ABU DHABI // Thousands of residents gathered on Yas Island yesterday to walk up to five kilometres and raise awareness of diabetes.
Walkers chose between 3km and 5km circuits as part of The Walk 2012, which was organised by the Imperial College London Diabetes Centre and the insurer Daman.
While groups of young children rode go-karts waiting for the walk to start, a large crowd of adults gathered excitedly in the gaming area.
Music played as participants signed a board at the entrance of the venue with different messages about diabetes and the walk.
"I did the diabetic run in Dubai last year," said Rolande Vangreuning, from South Africa. "I tried the cycling, running and walking because it's important to get active and keep going."
Ms Vangreuning said she was also walking for her diabetic friend. "She has to take injections all the time. It's a massive struggle for her to get her insulin levels right."
With her sister, Ceanlia Verneulen, Ms Vangreunin planned to walk 5km. "It's my first time taking part in this," said Ms Verneulen. "I want be healthy and this is a great way of doing it."
UAE residents are receiving a diagnosis of diabetes between 11 and 19 years earlier than the worldwide average, the International Diabetic Federation said this week.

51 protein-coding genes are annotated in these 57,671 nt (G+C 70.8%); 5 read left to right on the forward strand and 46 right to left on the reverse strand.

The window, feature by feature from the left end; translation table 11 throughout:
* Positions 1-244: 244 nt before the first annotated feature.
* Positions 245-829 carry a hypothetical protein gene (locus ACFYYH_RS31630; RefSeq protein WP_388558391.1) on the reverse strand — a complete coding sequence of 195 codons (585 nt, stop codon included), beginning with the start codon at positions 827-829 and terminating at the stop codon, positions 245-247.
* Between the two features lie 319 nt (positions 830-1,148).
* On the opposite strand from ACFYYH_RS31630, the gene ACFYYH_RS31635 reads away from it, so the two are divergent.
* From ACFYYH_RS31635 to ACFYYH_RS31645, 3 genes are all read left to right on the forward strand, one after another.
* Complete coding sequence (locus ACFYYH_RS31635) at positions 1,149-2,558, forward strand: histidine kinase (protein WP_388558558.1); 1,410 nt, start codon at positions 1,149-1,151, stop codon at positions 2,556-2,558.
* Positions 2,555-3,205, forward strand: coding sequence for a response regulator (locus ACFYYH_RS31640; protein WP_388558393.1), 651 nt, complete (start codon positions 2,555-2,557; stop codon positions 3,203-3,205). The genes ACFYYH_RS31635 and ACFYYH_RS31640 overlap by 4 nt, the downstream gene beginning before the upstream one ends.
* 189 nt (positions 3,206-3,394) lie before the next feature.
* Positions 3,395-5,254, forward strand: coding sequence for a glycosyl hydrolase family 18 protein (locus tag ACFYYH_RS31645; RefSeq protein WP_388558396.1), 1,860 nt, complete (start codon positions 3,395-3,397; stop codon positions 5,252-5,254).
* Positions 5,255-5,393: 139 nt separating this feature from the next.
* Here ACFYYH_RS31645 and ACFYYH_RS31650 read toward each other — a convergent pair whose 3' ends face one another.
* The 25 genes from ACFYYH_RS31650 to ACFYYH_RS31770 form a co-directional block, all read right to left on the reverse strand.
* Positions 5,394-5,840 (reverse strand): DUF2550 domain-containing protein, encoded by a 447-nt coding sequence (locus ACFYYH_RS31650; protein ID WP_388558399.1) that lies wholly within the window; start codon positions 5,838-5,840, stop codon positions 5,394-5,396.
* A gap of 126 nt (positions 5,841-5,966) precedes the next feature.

The highest population of diabetics is in the 40 to 44-year-old range, compared with the global average of 55 to 59.
A group of 150 students and staff from the Petroleum Institute in Abu Dhabi were enthusiastic about their walk.
"This is one of the activities in our nutrition programme," said Ahmad Hamood, the institute's head of athletics. "To reach a healthy walk, you must walk 10,000 steps."
Mr Hamood's group of 20-year-old engineering students were keen to walk the farthest possible.
"I'm going to try 1km and see how it goes," said Saif Al Ktebi, an Emirati student. His Jordanian classmate, Issam Abu Zayed, said he aimed to walk at least three.
For Filipino friends Glenn Mendoza and Eileen Eichosa, the diabetes walk was their first.
"This type of charity work is more important than other things we can do over the weekend," said Mr Mendoza. "I have a friend who's diabetic. I fully understand the condition and I'm doing this for all of them."
Dubai resident Amir Haddad, from Syria, said although the walk was his first, he would take part in more in the future.
"I want to help people with diabetes as much as I can so I am walking 3km today," he said.
Only 4,000 people participated in the walk when it started six years ago, but organisers said they expected 17,000 to take part this year. The two length-circuit was introduced yesterday.
"We wanted everybody to be able to join us, those elderly and the young ones," said Carol Sansour, the diabetes centre's campaign director of Diabetes-Knowledge-Action.
"It's also a general message to the public that exercise is very important to keep healthy and enjoy a better life."
Other activities at the Yas Marina Circuit venue included a performance by the Dubai Drums during the walk, yoga, football, darts, go-karts and a farmers' market.